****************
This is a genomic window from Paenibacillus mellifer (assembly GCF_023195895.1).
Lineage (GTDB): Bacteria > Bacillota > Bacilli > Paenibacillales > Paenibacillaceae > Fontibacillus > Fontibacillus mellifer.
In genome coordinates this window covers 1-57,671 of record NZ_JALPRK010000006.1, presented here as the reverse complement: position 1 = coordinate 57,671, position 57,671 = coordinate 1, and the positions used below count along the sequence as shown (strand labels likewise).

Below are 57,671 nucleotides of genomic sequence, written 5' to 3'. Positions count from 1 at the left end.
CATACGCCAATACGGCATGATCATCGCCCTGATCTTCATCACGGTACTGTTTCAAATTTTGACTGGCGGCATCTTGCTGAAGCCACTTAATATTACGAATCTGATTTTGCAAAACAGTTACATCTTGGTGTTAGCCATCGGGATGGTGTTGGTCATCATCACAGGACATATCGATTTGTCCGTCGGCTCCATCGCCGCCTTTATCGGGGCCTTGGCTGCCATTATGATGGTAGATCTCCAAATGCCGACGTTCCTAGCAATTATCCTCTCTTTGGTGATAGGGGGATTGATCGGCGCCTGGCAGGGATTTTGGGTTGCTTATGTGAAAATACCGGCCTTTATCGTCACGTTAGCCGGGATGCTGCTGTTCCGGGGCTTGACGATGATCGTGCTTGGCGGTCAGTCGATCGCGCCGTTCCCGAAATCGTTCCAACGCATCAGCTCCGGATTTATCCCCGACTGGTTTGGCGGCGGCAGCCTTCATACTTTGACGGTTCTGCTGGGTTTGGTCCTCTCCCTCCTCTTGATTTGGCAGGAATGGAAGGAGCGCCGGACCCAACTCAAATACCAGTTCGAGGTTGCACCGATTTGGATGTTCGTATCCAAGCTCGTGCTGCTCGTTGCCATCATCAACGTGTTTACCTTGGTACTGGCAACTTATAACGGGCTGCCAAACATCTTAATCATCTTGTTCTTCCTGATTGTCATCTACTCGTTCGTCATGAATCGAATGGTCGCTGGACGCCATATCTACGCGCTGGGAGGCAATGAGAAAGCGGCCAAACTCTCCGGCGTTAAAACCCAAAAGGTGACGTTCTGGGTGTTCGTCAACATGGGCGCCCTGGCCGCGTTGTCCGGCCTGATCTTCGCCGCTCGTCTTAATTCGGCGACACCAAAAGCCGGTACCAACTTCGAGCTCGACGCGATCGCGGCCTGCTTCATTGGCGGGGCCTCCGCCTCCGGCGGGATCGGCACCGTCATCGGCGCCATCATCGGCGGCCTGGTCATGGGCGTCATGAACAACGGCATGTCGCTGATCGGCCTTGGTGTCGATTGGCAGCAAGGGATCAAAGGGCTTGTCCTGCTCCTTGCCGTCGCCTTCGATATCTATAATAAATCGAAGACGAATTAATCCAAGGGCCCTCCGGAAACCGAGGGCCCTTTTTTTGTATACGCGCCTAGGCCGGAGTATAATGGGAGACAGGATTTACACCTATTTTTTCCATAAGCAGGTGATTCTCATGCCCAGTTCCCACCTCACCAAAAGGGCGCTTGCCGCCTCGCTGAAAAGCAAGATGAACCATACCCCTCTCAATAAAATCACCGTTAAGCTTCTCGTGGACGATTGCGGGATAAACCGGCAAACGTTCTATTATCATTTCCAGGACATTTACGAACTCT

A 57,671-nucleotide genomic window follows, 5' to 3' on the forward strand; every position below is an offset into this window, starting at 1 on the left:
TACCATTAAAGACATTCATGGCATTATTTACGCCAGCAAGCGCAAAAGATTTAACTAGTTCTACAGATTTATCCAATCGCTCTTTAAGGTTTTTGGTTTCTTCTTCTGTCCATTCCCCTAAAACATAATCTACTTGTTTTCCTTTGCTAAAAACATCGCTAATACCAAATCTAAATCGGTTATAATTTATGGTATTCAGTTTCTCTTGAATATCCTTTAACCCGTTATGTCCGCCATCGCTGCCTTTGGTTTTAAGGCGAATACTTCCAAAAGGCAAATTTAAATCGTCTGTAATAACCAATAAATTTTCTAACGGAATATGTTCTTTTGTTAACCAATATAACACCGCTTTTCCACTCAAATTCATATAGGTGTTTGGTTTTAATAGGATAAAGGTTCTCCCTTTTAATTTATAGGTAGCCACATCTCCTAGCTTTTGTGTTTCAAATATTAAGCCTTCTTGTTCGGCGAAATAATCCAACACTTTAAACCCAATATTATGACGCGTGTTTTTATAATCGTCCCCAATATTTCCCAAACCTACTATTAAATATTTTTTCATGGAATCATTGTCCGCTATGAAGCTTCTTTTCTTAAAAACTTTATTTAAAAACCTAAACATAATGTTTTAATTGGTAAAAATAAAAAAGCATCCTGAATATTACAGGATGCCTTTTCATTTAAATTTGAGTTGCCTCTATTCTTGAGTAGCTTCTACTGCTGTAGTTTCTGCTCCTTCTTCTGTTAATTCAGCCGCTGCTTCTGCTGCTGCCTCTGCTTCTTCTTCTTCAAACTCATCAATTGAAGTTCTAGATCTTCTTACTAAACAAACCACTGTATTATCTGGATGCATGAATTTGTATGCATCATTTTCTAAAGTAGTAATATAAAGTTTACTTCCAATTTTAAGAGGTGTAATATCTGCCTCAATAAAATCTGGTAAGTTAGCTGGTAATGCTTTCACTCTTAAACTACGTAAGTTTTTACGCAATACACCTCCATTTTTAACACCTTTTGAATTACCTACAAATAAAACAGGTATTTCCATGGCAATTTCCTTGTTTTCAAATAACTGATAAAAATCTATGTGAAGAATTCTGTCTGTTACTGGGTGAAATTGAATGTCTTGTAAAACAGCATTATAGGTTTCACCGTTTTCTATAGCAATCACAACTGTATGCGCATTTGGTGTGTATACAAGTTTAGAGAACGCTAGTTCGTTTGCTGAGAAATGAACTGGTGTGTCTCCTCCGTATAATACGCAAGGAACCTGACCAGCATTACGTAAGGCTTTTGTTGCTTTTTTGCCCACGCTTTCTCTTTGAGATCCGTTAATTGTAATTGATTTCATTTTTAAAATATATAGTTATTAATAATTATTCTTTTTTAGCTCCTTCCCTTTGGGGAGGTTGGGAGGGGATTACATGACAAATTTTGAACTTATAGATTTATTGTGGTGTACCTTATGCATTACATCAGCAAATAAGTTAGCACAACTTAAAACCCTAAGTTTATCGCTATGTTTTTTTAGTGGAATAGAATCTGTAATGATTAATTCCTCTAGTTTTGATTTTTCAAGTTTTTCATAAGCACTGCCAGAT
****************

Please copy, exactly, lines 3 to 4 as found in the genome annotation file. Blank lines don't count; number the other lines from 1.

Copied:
In genome coordinates this window covers 1-57,671 of record NZ_JALPRK010000006.1, presented here as the reverse complement: position 1 = coordinate 57,671, position 57,671 = coordinate 1, and the positions used below count along the sequence as shown (strand labels likewise).

Below are 57,671 nucleotides of genomic sequence, written 5' to 3'. Positions count from 1 at the left end.